Commissioner Dixie Ann File, R-Cassopolis, disagreed.

“I don’t think the board would look foolish to have a company do some searching for us. I would think you’d feel quite proud of yourself if you rose to the top of that and got the job after all.”

“To tell you the truth,” Rodebush said, “I’d hate to see you leave the Road Commission – no matter where you go – because you are doing a good job. I’ve heard good reports about your presentation in Frankenmuth.”

Csokasy told Rodebush he would “not feel very good” if he came aboard in a 9-6 vote. “I look at this as the last stop of my career, so I’d like to have a little bit more confidence. It’s your right to not vote for me. I don’t know what my decision would be.”

County Treasurer Linda Irwin said answers he volunteered to 23 questions were “very impressive,” but she was concerned at his admission that impatience is a weakness. “I had a big adjustment curve,” she said, “because this is a political animal and the wheels turn slowly. Here, you’re dealing with 15 different egos.”

“I recognize that government doesn’t move as fast as private industry,” he said, “but I have to be honest. I am an impatient individual. My management theory is I don’t do stupid. If a situation requires patience, I’ll be patient. When I was on the Road Commission, I was absolutely convinced that having the four remote garages was a mistake and that having an asphalt plant was a mistake. I ran numbers and did everything in my power” to support those positions, but since “went back to everybody within the Road Commission multiple times and told them I was just plain wrong. I am willing to admit when I’m wrong.”

Against his strong background in business management and budgeting, he lacks local government experience in local government.

“I see that as a problem,” Commissioner Carl Higley Sr., R-Ontwa Township said. “Do you?”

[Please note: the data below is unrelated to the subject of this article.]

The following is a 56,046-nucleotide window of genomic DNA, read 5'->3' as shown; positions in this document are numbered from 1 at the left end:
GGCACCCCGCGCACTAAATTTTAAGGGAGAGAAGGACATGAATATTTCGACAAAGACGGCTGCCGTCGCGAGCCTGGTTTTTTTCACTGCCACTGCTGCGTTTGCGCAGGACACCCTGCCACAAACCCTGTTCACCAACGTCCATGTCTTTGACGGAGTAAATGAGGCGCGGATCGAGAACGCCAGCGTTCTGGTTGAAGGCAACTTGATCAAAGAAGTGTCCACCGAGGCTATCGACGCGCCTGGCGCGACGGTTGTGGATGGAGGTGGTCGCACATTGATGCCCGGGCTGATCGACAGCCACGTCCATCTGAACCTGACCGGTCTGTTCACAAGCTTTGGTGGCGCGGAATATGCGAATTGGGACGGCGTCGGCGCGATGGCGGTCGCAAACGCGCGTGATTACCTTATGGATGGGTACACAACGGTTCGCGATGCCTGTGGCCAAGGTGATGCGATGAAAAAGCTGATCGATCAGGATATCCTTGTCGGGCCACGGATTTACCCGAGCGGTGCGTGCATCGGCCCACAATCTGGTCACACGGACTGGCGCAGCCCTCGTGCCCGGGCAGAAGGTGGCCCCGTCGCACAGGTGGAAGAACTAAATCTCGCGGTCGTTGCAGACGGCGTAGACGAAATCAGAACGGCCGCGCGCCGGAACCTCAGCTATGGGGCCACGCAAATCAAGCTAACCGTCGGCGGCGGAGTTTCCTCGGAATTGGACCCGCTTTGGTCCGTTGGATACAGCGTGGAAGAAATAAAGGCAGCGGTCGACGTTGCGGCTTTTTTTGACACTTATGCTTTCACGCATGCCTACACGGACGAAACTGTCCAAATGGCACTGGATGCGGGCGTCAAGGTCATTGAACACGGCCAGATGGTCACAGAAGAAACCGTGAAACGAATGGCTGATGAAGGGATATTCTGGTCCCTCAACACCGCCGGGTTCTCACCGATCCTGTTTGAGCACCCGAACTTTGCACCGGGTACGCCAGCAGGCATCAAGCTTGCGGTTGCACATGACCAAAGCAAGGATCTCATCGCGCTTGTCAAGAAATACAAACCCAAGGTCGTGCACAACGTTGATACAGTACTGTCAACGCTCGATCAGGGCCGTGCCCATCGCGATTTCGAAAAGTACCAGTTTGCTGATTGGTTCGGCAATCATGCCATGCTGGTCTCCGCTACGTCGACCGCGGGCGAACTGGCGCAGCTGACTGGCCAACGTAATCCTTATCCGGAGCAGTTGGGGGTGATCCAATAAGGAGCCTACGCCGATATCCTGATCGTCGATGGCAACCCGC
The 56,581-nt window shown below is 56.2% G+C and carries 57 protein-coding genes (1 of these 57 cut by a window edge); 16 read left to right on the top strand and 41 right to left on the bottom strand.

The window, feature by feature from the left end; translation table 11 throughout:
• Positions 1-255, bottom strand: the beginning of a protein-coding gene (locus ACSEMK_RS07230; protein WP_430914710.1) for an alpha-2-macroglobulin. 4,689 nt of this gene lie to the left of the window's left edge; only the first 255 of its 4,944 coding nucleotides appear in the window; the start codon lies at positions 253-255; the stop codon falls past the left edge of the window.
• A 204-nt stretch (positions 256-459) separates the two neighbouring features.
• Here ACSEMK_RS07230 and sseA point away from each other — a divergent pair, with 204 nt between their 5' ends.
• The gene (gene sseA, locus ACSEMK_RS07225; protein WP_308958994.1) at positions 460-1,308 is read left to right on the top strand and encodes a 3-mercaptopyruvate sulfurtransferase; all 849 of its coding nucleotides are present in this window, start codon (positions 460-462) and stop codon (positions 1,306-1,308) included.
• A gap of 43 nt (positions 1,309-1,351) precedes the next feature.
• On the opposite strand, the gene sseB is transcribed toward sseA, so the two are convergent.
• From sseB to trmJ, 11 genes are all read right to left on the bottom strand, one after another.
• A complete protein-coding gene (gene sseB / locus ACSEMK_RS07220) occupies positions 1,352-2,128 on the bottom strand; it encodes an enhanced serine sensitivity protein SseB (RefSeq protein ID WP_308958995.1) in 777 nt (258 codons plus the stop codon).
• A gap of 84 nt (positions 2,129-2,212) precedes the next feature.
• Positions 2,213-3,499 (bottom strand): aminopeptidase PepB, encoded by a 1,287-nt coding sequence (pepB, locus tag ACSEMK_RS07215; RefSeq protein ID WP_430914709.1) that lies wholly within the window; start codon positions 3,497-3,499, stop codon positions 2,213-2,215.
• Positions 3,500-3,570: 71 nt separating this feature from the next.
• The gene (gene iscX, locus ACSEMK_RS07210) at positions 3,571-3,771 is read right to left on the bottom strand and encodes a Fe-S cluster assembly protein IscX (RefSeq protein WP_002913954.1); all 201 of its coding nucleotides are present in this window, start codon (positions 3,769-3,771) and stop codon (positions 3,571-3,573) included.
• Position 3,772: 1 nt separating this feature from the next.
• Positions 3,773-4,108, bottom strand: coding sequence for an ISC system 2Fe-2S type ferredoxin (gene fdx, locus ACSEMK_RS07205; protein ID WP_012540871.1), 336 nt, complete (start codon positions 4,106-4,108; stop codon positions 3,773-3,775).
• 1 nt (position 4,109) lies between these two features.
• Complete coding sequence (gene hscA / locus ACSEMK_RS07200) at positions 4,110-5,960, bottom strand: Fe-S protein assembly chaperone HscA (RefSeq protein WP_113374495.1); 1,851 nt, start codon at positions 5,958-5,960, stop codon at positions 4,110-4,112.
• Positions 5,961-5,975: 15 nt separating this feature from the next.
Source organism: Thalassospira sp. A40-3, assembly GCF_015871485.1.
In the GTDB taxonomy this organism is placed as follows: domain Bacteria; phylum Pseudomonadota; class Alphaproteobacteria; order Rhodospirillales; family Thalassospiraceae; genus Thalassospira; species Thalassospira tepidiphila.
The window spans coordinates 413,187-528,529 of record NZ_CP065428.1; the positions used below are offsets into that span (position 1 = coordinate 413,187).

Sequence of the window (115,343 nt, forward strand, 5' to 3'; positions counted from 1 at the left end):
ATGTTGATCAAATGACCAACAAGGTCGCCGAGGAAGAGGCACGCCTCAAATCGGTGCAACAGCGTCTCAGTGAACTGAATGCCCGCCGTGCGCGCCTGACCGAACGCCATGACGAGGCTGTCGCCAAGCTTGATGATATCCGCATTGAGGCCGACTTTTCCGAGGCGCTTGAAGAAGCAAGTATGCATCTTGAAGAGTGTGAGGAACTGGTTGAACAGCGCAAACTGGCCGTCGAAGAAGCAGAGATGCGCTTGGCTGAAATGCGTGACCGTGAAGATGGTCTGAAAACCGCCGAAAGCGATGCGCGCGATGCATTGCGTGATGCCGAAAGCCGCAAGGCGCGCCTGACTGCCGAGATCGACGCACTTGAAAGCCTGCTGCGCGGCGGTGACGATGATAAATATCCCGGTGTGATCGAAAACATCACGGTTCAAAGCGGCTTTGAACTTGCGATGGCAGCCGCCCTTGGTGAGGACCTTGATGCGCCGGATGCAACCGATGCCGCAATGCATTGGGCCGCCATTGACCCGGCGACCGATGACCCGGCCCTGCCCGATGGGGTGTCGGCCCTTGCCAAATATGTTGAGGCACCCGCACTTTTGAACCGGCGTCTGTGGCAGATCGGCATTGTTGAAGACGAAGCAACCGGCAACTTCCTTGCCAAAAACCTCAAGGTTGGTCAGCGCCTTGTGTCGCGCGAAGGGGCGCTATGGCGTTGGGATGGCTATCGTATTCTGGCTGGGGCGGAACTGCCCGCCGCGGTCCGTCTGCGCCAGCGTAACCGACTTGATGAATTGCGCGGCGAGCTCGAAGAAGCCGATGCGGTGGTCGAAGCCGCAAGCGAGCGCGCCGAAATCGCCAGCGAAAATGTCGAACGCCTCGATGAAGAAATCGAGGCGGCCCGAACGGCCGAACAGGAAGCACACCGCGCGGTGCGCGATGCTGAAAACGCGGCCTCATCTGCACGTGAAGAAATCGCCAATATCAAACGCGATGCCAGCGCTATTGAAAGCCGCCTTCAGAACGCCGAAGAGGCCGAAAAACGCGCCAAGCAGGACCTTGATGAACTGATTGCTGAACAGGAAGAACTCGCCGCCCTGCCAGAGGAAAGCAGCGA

“What I do very well – and have had to all my career, particularly when you get into the upper levels of management – you have to listen and ask a lot of questions of the experience base sitting in that office. I tend to be a pretty good researcher. I didn’t know much about roads, but I’m a pretty quick learner.”

To blunt criticism not enough preliminary work had been delegated, effectively shutting some commissioners and elected officials out of the broad, transparent selection new Chairman Robert Ziliak, R-Milton Township, envisioned, Taylor appointed three subcommittees to spread the workload.

Taylor tapped Ziliak to chair the subcommittee to produce a description of Proctor’s duties necessary to advertise the position.

The panel also includes Commissioners Bill Steele, D-Calvin Township, and E. Clark Cobb, D-Dowagiac.

Carl Higley, who was a member of the board which hired Proctor in 1989 as second county administrator, will chair the subcommittee to develop a salary range, along with Commissioners Johnie Rodebush, D-Niles, who also helped select Proctor, and Debbie Johnson, D-Niles.

“I think department heads and the competent staff Terry’s put together, working together like they did before we hired an administrator, we could probably get by two to three months without an interim director, but I’m not going to fight against it,” Rodebush said. “But getting somebody on board before Terry leaves ain’t going to happen.”

The third panel, chaired by Vice Chairman Ron Francis, R-Cassopolis, and including Commissioners Goodenough and Charlie Arnold, R-Cassopolis, is tasked with recommending an interim administrator.

Taylor called a third meeting of the Recruitment Committee for 6 p.m. Thursday, Feb. 18, before the full commission’s next regular meeting.